When I was a young swimmer growing up in Iowa, I learned to give 100% – all the time. I learned to never let up; to never give anyone an edge at anytime.
Unlike wrestling, swimming was a sport I found success early on. My first couple years were dismal, but after that I was virtually unbeatable for several years.
When I was at University of Iowa, when the swimming coaches saw me training in the water to rehab a sprained ankle, they were stunned. One of the coaches, Dale Henry, pulled me aside and timed me in the 25 meter butterfly.
Afterward he called me into his office and told me, “You have the ability to swim a 47 flat 100-meter butterfly.” I looked out upon the Big 10 Records posted on the wall when he said this, and to my surprise, the record stated: Mark Spitz, Indiana – 47:00.
A year later I decided to quit wrestling and go with swimming. It was a decision that only lasted a couple weeks, in part because the season had already started and the team had already been chosen. Additionally, Gable and my parents wanted me back in the wrestling room. They didn’t like the switcheroo.
Do I have any regrets about going back to wrestling or not sticking with swimming beyond age 18. No. Especially when, if I wanted to, I could join a Master’s Swim Team right here in Tampa. And who knows. Maybe I will.
At any rate, back to giving it 100% – all the time.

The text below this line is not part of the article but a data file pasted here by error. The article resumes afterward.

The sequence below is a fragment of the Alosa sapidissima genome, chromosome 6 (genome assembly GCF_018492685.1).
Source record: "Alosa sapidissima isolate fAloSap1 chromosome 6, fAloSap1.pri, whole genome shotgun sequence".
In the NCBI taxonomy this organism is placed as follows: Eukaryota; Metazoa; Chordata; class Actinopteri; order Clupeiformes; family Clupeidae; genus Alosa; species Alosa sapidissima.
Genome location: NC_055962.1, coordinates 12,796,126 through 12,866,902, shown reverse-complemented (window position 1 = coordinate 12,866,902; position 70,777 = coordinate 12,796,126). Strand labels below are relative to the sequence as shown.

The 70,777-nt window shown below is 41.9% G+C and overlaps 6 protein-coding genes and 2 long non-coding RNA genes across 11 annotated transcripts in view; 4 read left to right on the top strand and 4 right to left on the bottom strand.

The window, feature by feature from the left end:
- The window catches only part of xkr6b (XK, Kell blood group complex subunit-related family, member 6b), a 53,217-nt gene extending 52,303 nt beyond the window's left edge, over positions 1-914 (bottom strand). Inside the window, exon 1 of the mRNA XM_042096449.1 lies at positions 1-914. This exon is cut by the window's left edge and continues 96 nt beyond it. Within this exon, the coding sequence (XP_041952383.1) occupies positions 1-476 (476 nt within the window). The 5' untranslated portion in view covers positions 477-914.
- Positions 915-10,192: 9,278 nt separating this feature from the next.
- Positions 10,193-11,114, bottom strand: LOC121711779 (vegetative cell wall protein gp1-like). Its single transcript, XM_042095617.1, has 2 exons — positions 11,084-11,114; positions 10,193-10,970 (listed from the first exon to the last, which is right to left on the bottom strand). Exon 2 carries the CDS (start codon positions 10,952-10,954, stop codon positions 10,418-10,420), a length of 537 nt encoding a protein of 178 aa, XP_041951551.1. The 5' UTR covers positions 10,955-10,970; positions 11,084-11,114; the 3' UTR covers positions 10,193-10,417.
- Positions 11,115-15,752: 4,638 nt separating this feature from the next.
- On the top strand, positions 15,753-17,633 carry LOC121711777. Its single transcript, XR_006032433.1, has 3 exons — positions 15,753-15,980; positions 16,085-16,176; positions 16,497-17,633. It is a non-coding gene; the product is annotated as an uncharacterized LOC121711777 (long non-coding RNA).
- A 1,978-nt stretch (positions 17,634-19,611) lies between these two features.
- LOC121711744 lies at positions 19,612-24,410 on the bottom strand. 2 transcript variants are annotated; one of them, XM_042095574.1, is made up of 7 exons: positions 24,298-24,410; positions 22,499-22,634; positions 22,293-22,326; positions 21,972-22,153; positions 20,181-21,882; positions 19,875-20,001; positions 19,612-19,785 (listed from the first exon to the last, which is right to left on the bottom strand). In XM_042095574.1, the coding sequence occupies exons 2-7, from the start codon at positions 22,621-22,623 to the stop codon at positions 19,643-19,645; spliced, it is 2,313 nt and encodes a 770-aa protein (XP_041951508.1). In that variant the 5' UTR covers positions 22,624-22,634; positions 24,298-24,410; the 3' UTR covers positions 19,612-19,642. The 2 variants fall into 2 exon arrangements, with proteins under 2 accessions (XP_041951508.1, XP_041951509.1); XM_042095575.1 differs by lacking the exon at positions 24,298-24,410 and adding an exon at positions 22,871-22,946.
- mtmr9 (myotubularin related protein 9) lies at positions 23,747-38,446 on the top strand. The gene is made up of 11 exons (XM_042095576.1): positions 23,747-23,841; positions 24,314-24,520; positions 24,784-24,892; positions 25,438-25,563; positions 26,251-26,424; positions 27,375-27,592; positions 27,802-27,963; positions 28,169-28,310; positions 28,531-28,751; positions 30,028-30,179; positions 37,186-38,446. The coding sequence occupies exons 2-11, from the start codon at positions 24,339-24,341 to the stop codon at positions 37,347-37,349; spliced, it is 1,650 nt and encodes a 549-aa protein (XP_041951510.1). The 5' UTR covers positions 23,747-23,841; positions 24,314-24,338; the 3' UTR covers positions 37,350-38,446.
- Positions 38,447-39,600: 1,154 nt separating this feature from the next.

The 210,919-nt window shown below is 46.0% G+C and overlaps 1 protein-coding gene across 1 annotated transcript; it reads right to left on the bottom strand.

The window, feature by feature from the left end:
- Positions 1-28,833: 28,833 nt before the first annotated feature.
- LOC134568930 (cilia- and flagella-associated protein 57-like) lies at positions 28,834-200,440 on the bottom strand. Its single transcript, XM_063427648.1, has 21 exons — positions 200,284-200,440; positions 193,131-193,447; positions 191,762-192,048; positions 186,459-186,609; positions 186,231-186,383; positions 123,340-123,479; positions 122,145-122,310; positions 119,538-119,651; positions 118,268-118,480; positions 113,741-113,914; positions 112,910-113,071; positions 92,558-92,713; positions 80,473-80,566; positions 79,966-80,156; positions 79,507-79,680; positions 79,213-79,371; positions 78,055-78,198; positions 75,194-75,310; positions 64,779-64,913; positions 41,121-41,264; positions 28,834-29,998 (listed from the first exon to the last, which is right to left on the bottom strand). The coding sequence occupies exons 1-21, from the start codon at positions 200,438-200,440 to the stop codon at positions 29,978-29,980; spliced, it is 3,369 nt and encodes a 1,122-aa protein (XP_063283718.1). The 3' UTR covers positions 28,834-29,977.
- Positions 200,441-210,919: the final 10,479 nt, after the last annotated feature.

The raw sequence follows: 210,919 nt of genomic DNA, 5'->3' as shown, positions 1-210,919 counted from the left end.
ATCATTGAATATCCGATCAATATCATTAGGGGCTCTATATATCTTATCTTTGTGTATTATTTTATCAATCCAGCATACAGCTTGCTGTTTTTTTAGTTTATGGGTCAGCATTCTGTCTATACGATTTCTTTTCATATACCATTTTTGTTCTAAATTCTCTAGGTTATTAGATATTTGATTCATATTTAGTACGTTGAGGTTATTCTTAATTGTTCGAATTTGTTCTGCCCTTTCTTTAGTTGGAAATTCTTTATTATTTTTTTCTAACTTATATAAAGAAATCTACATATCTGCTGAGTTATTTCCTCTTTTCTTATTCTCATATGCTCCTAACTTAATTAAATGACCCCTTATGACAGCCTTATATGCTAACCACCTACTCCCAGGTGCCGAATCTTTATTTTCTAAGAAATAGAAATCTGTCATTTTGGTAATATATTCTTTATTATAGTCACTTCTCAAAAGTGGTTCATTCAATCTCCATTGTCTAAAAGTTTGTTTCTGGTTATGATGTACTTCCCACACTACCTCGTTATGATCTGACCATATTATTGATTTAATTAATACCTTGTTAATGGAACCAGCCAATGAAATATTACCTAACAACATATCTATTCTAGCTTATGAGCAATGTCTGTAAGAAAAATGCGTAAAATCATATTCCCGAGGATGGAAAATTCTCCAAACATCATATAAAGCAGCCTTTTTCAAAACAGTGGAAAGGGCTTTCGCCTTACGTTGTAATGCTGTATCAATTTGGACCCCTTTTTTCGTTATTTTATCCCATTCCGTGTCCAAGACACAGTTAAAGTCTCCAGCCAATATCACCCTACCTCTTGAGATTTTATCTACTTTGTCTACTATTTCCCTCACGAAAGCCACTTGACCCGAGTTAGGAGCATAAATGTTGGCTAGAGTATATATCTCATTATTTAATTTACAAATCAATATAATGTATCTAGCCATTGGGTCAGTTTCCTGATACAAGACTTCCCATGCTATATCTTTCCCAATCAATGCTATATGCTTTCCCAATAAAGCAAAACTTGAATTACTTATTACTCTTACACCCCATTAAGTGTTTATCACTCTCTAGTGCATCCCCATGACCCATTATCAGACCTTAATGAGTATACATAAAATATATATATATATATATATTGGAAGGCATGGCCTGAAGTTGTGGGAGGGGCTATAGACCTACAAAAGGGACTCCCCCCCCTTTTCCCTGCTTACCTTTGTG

This was also a Gable philosophy – but if I may, let me say that in terms of your health, and in terms of turning out championships,
it isn’t always right.
There are times to give 100 percent – and there are times to back off and strategically allow others to win so that you can rest up for the BIGGER race.
In the exercise realm, those who preach hard and heavy all the time, or training to failure all the time, are, for want of a better word … fools.
This past May, in a talk at my fitness seminar, Coach Gable talked about unraveling something that had bothered him since 1972. He told how he got ahead of the Soviet wrestler, 3-0, for the gold medal match. Then he felt his opponent shut down – so he shut down. And ever since this bothered him. He could have beaten him FAR, FAR worse. Why only beat him, 3-0. In a sense, he felt like he’d failed because he failed to give 100% for the whole
Then, this year – some 36 years later – while watching a football team “shut down” in the last minute of the game – he received his answer. Sometimes it is best to shut down and WIN. Every move you make after a victory is yours increases the potential for failure.
There is a time to give 100% and a time to back off and let the fruits of your labor manifest.
The great swimmers in Beijing – Michael Phelps and company, understand this fact. They will swim a race and lose – in the preliminary rounds. All they care about is getting into the finals – when the race of your life counts the MOST.
When it comes to physical training, I believe in DAILY training – but I do NOT believe in daily training to exhaustion, to failure, or with utmost intensity. I think that is dumb and the crippled and mangled bodies of those who advocate this ideal are testament to this fact. They may get away with it for awhile, but eventually Mother Nature calls the shots and their body begins to fall apart.
This is why it is essential that you follow exercise programs that both challenge you AND help you recover. This is why it is so important to have training routines like Dao Zou and the The Chinese Long-Life System. Routines that are simple and easy – but give your body/mind what it needs to recuperate and recharge.
Make sure you pick up both of these programs today.